The Faith for the Climate Network was founded in 2014 to help organise the Pilgrimage to Paris at the time of the UN Conference of the Parties on Climate Change in Paris.
Our events bring together bishops, rabbis, imams, priests and people of all faiths to provide thought leadership and to help equip faith communities to respond to the crisis of climate change.
On 26 June 2019, Faith for the Climate helped organise the faith and interfaith events ahead of the Time is Now – the largest ever mass lobby of Parliament.
More than 400 people attended workshops equipping people of faith for climate action at St Martin-in-the-Fields on Trafalgar Square, and 1,000 people of faith joined UK leaders from many faiths on an interfaith Walk of Witness along Whitehall, to an inspirational and packed Speaker Event at Church House addressed by Christine Allen, Director of CAFOD, Imam Qari Asim MBE, Chair of the Mosques and Imams National Advisory Board (MINAB), former Archbishop Lord Rowan Williams, Quaker school striker Anya Nanning Ramamurthy, Buddhist teacher Vishvapani, and Rabbi Jonathan Wittenberg, the Senior Rabbi of Masorti Judaism in the UK.https://www.youtube.com/embed/iOrQR33XnOw
In May 2020, due to the Covid-19 pandemic-related movement restrictions, we began offering a series of online webinars and workshops. Our Events section contains recordings of past webinars and information on forthcoming sessions. These webinars are also part of our movement-building work ahead of COP26 (see below for more information).
Our movement-building efforts include supporting and promoting a range of faith-based and non-faith climate actions and campaigns. In June 2020, we mobilised multifaith support for the Climate Coalition’s hugely successful virtual lobby of MPs for a green recovery, #TheTimeIsNow. In July 2020, we mobilised multi-faith endorsement for a call to action for London Climate Action Week, spearheaded by the Church of England. In October, together with the Climate Coalition, we coordinated an interfaith letter calling on UK the government to put forward Nationally Determined Contributions (NDCs) to get the UK on track to a 1.5˚C future.
Our Work on COP26
We are part of a coalition of UK-based faith groups that mobilised for COP26, the UN Climate Change Conference held in Glasgow, 1-12 November 2021. The informal coalition we chaired last year, Make COP Count, ensured that diverse faith groups could contribute meaningfully to climate action before, during and after COP26. This coalition continues to advocate for climate justice while the UK remains COP26 president – for more details, visit the Make COP Count website.
Our Work with the Climate Coalition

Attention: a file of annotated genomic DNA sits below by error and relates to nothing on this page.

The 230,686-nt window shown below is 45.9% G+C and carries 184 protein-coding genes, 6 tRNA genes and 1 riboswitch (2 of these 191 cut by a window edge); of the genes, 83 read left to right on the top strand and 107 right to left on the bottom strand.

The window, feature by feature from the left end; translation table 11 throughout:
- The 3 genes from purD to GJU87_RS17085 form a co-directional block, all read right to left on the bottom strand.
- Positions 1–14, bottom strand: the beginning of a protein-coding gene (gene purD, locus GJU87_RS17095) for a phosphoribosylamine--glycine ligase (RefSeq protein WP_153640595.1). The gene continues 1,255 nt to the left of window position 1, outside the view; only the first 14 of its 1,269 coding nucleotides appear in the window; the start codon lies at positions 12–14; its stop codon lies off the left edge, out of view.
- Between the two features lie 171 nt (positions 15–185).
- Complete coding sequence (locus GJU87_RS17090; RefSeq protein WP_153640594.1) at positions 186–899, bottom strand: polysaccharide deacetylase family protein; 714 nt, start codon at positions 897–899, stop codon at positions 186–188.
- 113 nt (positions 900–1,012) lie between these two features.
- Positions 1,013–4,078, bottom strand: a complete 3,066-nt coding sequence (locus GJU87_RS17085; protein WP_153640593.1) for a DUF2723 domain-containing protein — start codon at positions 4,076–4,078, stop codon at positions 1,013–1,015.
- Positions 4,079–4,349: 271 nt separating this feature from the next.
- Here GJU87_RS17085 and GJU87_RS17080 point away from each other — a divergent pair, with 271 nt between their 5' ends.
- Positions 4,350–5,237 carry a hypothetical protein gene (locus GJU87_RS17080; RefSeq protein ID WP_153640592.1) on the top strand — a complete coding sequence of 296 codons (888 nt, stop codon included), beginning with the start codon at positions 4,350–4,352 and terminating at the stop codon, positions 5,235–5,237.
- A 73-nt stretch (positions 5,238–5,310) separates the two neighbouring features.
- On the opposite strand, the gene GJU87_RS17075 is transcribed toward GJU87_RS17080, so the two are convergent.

We are members of the Climate Coalition, and support and encourage people of faith to participate in the two main weeks of action organised by the Climate Coalition each year, Show the Love and The Time is Now.
Since 2019, we have partnered with the Coalition and our members to produce faith-based resources for Show the Love, encouraging greater grassroots faith participation in that UK-wide week of action. For 2021, we worked with Faith for the Climate members to update our seven Faith Resources, including new actions for campaigns. For 2022, we are pleased to share The Climate Coalition’s new community action pack to equip you to take action where you are. Please share and use the new community action pack and the other Show the Love resources with your faith communities – and please tweet using the hashtags so we can follow all the inspiring faith based Show the Love actions taking place.
For questions on grassroots faith participation in climate action, contact Rosh Lal: firstname.lastname@example.org
In 2018 with funding from GreenFaith, we undertook research with our members and partner organisations. Key findings from that research were:
First, network members and partners see a unique and precious role for the Faith for the Climate network, both in encouraging, equipping and supporting one another in climate work within and across our faith traditions, and in the power of faith actors speaking together on the urgency and moral imperative of climate action.
Second, network members and partners want us to reach out to, engage with, and support smaller faith communities to make their unique contribution to the network and to the wider climate movement, to enable the sharing of learning and resources between faiths, and to assist with the development of resources tailored to and appropriate to each specific faith tradition.
Third, members and partners want us to take a greater role in advocacy, both equipping faith communities and organisations to engage their own leaders, and engaging directly with national faith leaders, to gain greater public, media and political awareness of faith-based action on climate.
Fourth, there was strong support for the network to operate nationally, not just in London, by having more regional events and presence.